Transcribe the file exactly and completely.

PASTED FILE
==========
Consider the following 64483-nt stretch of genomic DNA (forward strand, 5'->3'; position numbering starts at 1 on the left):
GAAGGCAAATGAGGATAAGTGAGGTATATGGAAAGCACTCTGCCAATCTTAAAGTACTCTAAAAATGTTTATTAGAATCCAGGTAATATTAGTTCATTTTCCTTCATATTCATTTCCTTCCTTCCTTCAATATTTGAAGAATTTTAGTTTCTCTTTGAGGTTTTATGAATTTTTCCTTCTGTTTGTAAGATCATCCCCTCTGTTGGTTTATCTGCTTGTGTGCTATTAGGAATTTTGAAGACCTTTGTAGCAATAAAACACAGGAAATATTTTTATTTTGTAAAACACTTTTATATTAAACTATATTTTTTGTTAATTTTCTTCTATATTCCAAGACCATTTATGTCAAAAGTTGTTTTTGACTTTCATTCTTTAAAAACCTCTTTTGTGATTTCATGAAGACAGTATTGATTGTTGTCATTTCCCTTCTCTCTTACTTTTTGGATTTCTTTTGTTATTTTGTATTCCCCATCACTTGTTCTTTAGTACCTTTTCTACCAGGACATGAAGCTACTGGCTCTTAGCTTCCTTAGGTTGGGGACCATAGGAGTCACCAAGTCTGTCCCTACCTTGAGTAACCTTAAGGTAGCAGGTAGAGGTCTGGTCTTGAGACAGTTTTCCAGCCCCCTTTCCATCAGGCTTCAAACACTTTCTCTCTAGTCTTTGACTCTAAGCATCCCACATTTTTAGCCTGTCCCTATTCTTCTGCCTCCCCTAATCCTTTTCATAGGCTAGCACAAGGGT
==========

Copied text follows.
Consider the following 64483-nt stretch of genomic DNA (forward strand, 5'->3'; position numbering starts at 1 on the left):
GAAGGCAAATGAGGATAAGTGAGGTATATGGAAAGCACTCTGCCAATCTTAAAGTACTCTAAAAATGTTTATTAGAATCCAGGTAATATTAGTTCATTTTCCTTCATATTCATTTCCTTCCTTCCTTCAATATTTGAAGAATTTTAGTTTCTCTTTGAGGTTTTATGAATTTTTCCTTCTGTTTGTAAGATCATCCCCTCTGTTGGTTTATCTGCTTGTGTGCTATTAGGAATTTTGAAGACCTTTGTAGCAATAAAACACAGGAAATATTTTTATTTTGTAAAACACTTTTATATTAAACTATATTTTTTGTTAATTTTCTTCTATATTCCAAGACCATTTATGTCAAAAGTTGTTTTTGACTTTCATTCTTTAAAAACCTCTTTTGTGATTTCATGAAGACAGTATTGATTGTTGTCATTTCCCTTCTCTCTTACTTTTTGGATTTCTTTTGTTATTTTGTATTCCCCATCACTTGTTCTTTAGTACCTTTTCTACCAGGACATGAAGCTACTGGCTCTTAGCTTCCTTAGGTTGGGGACCATAGGAGTCACCAAGTCTGTCCCTACCTTGAGTAACCTTAAGGTAGCAGGTAGAGGTCTGGTCTTGAGACAGTTTTCCAGCCCCCTTTCCATCAGGCTTCAAACACTTTCTCTCTAGTCTTTGACTCTAAGCATCCCACATTTTTAGCCTGTCCCTATTCTTCTGCCTCCCCTAATCCTTTTCATAGGCTAGCACAAGGGT